Lae_M

MARILYN Z. TOMLINS – DIE IN PARIS – PART ONE

In crime on December 5, 2011 at 8:03 am
This week’s interviewee is Marilyn Z. Tomlins, a Parisian resident, who loves the city so much she says her only regret is she will never be able to “ see Paris for the first time again”. Her genre is true crime, which she writes in article and book format.
For a comprehensive list of Marilyn’s work please, check her website: http://www.marilynztomlins.com/
First off, would you like to tell us a bit about yourself?    
My life is one of writing and reading. If I am not writing then I am reading. I love books and I have more than 4,000 here in my apartment and right now taking my eyes off the screen (I need not look at the keyboard as I am a touch typist) I am looking at four non-fiction Paul Therouxs and underneath them Margaret Thatcher’s The Downing Street Years, and next to them Anthony Summers’ Goddess, The Secret Lives of Marilyn Monroe. And looking the other way I see two hefty books about Hitler by Ian Kershaw, and beside those three books by Robert Lacey.  I also read fiction and adore the books of André Makine, and those of Amos Oz who I think should be awarded the Nobel Prize in Literature, and then also the books of Paulo Coelho.

You live in France, Paris. Is there any reason you chose it as your home?
Yes and no. I was working for a magazine group in Durban (I was born and brought up in South Africa) when I met my husband, an English foreign correspondent who was on holiday in South Africa. He asked me to marry him and we had to decide where – in which country – we were going to live because I wanted to see the world and he did not fancy living in South Africa permanently. So after having considered Sydney, Rio, Rome (where he was based at that time) and London (where he hailed from) we decided on Paris. He was a polyglot so language was no problem. (I use the past tense because he died 10 years ago of melanoma.)
So we came to Paris, and today, I can say, that I have just one regret: I will never see Paris for the first time again. I love this city and I always feel that I want to hug it! I will never leave it – well, never say never! – but I’ve now said it.
When it comes to passport controls at airports or train stations, mine is British. I do though consider myself a European – that I’ve returned to my roots.

In your website bio you touch briefly on the reason for writing Sitting On A Stick. Would you care to elaborate on that?
Since – I think since forever – I’ve been interested in Russia. My family and friends say that it is genetic because of my ancestry. You know the ‘blood is thicker than water’ thing. Someone once wrote a book with the title ‘There are no South Africans’ and this is true. White South Africans, as you will know, are not indigenous to the country. All, or rather their ancestors, arrived from somewhere else. Mine arrived from Germany, France, Holland, Poland and Russia. The first – a Dutchman – arrived in 1662, in the tenth year after the Dutch set up a settlement at the Cape under Jan van Riebeeck. And the last arrived at the beginning of the 20th century. Those were the Poles and the Russians. So from my father’s ‘German’ side I was the 11th generation to have been born in South Africa, and from my mother’s Polish and Russian side, I was the 2nd generation born in South Africa.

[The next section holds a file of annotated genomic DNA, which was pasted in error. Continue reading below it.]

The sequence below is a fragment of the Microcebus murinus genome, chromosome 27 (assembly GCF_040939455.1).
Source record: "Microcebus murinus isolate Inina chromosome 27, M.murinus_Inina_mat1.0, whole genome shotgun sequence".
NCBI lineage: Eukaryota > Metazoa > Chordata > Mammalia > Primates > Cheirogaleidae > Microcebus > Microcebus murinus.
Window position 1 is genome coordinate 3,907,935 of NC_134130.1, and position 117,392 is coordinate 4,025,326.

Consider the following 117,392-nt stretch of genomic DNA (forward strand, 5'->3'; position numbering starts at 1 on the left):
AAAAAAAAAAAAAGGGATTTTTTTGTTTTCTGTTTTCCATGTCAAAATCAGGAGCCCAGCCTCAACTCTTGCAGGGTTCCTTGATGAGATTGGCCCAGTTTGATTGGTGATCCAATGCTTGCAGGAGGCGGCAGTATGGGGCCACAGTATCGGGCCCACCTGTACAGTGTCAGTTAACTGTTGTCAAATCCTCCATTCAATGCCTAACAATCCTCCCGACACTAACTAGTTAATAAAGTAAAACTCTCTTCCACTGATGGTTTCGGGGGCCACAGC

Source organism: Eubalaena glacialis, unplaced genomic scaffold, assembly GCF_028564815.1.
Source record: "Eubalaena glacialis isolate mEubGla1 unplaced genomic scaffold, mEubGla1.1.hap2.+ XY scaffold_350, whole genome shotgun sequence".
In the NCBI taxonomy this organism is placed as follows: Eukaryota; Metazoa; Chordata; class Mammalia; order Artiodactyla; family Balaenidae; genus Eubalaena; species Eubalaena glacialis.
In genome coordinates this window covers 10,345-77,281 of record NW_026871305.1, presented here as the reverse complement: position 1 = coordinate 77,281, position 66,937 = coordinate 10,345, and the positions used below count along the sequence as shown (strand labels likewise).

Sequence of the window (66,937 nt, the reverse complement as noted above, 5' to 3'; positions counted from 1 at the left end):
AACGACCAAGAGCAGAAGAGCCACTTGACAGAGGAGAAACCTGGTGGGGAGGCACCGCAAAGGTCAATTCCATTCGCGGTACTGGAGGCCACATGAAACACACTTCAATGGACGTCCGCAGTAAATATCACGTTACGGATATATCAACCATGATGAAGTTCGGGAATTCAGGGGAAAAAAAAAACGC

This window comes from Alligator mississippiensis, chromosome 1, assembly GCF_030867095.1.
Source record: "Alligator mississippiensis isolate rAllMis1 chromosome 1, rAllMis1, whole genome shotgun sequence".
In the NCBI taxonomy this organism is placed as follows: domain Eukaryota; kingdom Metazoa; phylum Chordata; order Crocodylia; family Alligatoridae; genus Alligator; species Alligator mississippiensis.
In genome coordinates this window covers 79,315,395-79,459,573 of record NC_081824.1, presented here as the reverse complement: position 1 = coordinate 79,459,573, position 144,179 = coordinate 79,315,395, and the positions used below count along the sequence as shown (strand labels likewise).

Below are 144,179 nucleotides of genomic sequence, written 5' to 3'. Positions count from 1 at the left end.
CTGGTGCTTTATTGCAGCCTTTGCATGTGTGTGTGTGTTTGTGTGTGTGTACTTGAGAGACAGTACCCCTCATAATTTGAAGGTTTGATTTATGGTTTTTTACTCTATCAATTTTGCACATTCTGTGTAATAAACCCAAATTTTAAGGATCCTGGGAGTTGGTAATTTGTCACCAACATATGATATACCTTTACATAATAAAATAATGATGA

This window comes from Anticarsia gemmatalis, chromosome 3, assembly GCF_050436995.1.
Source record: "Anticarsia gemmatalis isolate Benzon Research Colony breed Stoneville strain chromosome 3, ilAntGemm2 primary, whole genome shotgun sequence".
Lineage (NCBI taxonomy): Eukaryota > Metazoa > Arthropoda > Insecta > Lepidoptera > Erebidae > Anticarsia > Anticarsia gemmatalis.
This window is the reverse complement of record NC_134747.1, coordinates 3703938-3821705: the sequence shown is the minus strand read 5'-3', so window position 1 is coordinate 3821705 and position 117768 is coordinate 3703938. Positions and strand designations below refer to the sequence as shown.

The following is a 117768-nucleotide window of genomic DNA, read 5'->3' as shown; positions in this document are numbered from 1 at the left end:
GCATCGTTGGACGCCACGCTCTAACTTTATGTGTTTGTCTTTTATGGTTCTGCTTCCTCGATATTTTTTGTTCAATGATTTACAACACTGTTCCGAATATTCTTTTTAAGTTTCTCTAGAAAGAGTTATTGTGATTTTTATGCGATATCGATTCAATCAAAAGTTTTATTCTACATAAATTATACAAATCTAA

I did not know my Polish and Russian great-grandparents and grandparents naturally, but I grew up listening to stories about them, and so I became interested in Russia. My interest focused first on Russian literature – for example Tolstoy, Dostoevsky, Chekov, Mandelstam and above all Pasternak – and from there it went to politics – Lenin, Trotsky, Stalin etc.
I therefore wanted to write about Stalin and also about Pasternak and with my novel Sitting on a Stick I wrote about both. Writing about Pasternak I could also write about Stalin and those terrible years of Stalinism.

Die In Paris. Again you touch briefly on your website bio about the reason for writing about Dr Marcel Petiot, but you concealed the key point that spurred you on to write about him. Would you like to finally reveal it to us?
This will not be a full revelation. For that I am not yet ready. I will though tell you a little about it.
I was a very frightened child. Everything scared me. I used to jump on to a chair and shout for my father to come and kill the moth which had just flown in through the window. Remember, this was Africa and there were many creepy crawlies about so jumping on to a chair was a daily happening. I could never watch a horror film or read a horror book. Even Stephen King’s books scared the daylights out of me.  I must just say that my mother was a true crime reader and my husband was a true crime reader and my sister is a true crime reader, but I always had to leave the room when a discussion about murder was going on.
Then something traumatic happened in my life. My husband was diagnosed with melanoma and passed away. And then I changed. I think it happened because I wanted to know about life and about death. I suppose I asked the questions that all people who lose someone to death asks. And so I changed. For the first time in my life I could sit through a scary film and read about murder and murderers. And moths no longer scare me!

…continue in the next column….
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